By Diana Kaoru Cheang
When I received the package from the Maison de la Mirabelle, a distillery of the Grallet-Dupic family, the box seemed heavier than normal. The unwrapping itself was filled with excitement, as the generously proportioned bottles were packaged in production state, beautifully presented in paper jacket, flaunting an eye-appealing apothecary bottle the length of my hand. Inside, a note written in a French accent invited me to taste the three expressions of single malt whiskies that were contained in the package. I was excited to unwrap the mystery of these drams, all of them Lorraine whiskies hailing from the small commune, Rozelieures, France.
Since I’m the kind of girl to eat my steak first before my vegetables, my first foray was the red box, or “Rare Collection,” touting itself as a limited edition. Unwrapping the navy blue seal, I could see that the liquid was a delicate amber red, reminiscent of its jacket. It wouldn’t clash at a black-tie, as the noble presentation did not fail to impress me.
Moving on to the nose, I detect a peaty sweetness that reminds me of a smoked honey-ham. A light kipper scent wafts over a strong and unmistakable brandy (trust me, I really know what brandy smells like—it smells like childhood), indicative of the sherry, cognac, and sauternes casks. So far, this whisky has a unique expression unlike most whiskies I’ve nosed. It is intriguing but I begun to question how well these flavors were going to be put together in the palate.
I ventured on to a fair sip. At 40% ABV, I was surprised at the extremely dry mouth feel. Though the amber whisky starts off sweet, the mouth feel quickly turned astringent, highlighting the unremarkable but strong-arm spice all around the tongue. This was rushed by a finish that featured a lengthy bitterness, tapped in a kippery vibe, and ending with sour on the cheeks.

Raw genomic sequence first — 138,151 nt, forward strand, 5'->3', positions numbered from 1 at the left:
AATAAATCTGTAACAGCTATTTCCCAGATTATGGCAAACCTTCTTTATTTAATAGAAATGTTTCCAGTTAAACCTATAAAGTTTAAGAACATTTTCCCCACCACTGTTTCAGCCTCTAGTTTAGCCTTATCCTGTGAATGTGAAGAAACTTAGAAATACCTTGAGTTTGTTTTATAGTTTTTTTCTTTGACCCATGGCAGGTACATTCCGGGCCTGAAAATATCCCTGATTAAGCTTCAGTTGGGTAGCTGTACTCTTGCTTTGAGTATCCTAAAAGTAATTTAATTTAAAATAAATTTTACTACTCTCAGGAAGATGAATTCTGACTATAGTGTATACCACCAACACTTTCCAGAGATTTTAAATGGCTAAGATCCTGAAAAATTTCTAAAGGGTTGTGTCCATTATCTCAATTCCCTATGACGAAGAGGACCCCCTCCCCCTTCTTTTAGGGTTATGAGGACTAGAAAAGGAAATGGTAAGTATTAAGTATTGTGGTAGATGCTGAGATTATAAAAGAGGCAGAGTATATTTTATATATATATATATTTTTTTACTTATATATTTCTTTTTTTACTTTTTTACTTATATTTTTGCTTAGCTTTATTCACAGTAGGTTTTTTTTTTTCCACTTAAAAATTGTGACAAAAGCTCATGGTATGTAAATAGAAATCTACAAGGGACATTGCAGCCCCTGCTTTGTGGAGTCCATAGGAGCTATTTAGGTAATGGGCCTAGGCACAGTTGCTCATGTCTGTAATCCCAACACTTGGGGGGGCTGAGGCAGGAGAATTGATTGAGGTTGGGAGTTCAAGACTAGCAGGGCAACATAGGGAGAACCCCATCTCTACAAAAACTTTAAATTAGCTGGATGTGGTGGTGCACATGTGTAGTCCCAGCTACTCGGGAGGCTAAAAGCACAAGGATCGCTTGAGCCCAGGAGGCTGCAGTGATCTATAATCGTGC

Note that I have a very good grasp of sherry-finished single malts. They are my favorite whiskies ranging from the Glenmorangie Quinta Ruban, to the Balvenie 15 single barrel, all the way to a peaty Laphroaig Cairdeas. There’s something about wine and distilled wine that goes right with a hearty, fabulous whisky. But for some reason the Rare Collection tasted like someone handed me a dessert and a strange cognac, masquerading as a single-malt, and expected me to finish my dinner with such twin companions. The sweet, fishy peat, simply did not put together the expression. I like my cognac in a sweet vieux carres, but let’s not swish the cocktail in my whisky please.
You can get this via France, proper, if you are inclined towards the language. La Cave d’Antoine sells it at $47, which includes sales tax, but I am not sure if my left arm would be sufficient price for shipping.